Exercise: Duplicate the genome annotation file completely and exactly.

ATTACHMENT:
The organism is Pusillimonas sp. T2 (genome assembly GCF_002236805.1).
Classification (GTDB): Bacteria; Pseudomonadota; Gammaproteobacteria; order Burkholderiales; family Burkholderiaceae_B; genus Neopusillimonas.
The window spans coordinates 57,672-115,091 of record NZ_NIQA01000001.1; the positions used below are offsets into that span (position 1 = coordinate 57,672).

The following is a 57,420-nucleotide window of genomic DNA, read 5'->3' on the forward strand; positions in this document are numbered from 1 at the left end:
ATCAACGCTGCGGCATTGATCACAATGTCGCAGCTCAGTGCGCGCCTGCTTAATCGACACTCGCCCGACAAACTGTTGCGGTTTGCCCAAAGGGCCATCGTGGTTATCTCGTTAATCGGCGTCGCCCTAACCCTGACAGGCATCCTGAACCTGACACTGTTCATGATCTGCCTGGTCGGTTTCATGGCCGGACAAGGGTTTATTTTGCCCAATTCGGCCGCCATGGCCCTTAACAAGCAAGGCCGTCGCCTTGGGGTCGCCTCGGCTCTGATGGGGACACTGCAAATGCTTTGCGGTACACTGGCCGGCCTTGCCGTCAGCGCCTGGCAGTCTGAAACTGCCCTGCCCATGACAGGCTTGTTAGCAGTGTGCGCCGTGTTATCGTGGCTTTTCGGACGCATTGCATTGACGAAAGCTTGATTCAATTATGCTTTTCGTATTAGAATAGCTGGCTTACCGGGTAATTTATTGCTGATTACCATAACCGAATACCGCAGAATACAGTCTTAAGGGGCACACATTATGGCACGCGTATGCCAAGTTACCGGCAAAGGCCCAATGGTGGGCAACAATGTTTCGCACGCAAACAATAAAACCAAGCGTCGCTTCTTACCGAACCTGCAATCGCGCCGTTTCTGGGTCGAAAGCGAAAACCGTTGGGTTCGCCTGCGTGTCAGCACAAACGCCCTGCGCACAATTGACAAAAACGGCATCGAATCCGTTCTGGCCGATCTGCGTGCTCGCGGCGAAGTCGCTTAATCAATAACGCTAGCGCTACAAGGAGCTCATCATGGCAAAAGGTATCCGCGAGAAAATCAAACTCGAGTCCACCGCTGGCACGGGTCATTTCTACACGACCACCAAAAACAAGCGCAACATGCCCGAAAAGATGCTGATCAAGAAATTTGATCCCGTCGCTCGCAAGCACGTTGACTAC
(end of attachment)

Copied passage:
The organism is Pusillimonas sp. T2 (genome assembly GCF_002236805.1).
Classification (GTDB): Bacteria; Pseudomonadota; Gammaproteobacteria; order Burkholderiales; family Burkholderiaceae_B; genus Neopusillimonas.
The window spans coordinates 57,672-115,091 of record NZ_NIQA01000001.1; the positions used below are offsets into that span (position 1 = coordinate 57,672).

The following is a 57,420-nucleotide window of genomic DNA, read 5'->3' on the forward strand; positions in this document are numbered from 1 at the left end:
ATCAACGCTGCGGCATTGATCACAATGTCGCAGCTCAGTGCGCGCCTGCTTAATCGACACTCGCCCGACAAACTGTTGCGGTTTGCCCAAAGGGCCATCGTGGTTATCTCGTTAATCGGCGTCGCCCTAACCCTGACAGGCATCCTGAACCTGACACTGTTCATGATCTGCCTGGTCGGTTTCATGGCCGGACAAGGGTTTATTTTGCCCAATTCGGCCGCCATGGCCCTTAACAAGCAAGGCCGTCGCCTTGGGGTCGCCTCGGCTCTGATGGGGACACTGCAAATGCTTTGCGGTACACTGGCCGGCCTTGCCGTCAGCGCCTGGCAGTCTGAAACTGCCCTGCCCATGACAGGCTTGTTAGCAGTGTGCGCCGTGTTATCGTGGCTTTTCGGACGCATTGCATTGACGAAAGCTTGATTCAATTATGCTTTTCGTATTAGAATAGCTGGCTTACCGGGTAATTTATTGCTGATTACCATAACCGAATACCGCAGAATACAGTCTTAAGGGGCACACATTATGGCACGCGTATGCCAAGTTACCGGCAAAGGCCCAATGGTGGGCAACAATGTTTCGCACGCAAACAATAAAACCAAGCGTCGCTTCTTACCGAACCTGCAATCGCGCCGTTTCTGGGTCGAAAGCGAAAACCGTTGGGTTCGCCTGCGTGTCAGCACAAACGCCCTGCGCACAATTGACAAAAACGGCATCGAATCCGTTCTGGCCGATCTGCGTGCTCGCGGCGAAGTCGCTTAATCAATAACGCTAGCGCTACAAGGAGCTCATCATGGCAAAAGGTATCCGCGAGAAAATCAAACTCGAGTCCACCGCTGGCACGGGTCATTTCTACACGACCACCAAAAACAAGCGCAACATGCCCGAAAAGATGCTGATCAAGAAATTTGATCCCGTCGCTCGCAAGCACGTTGACTAC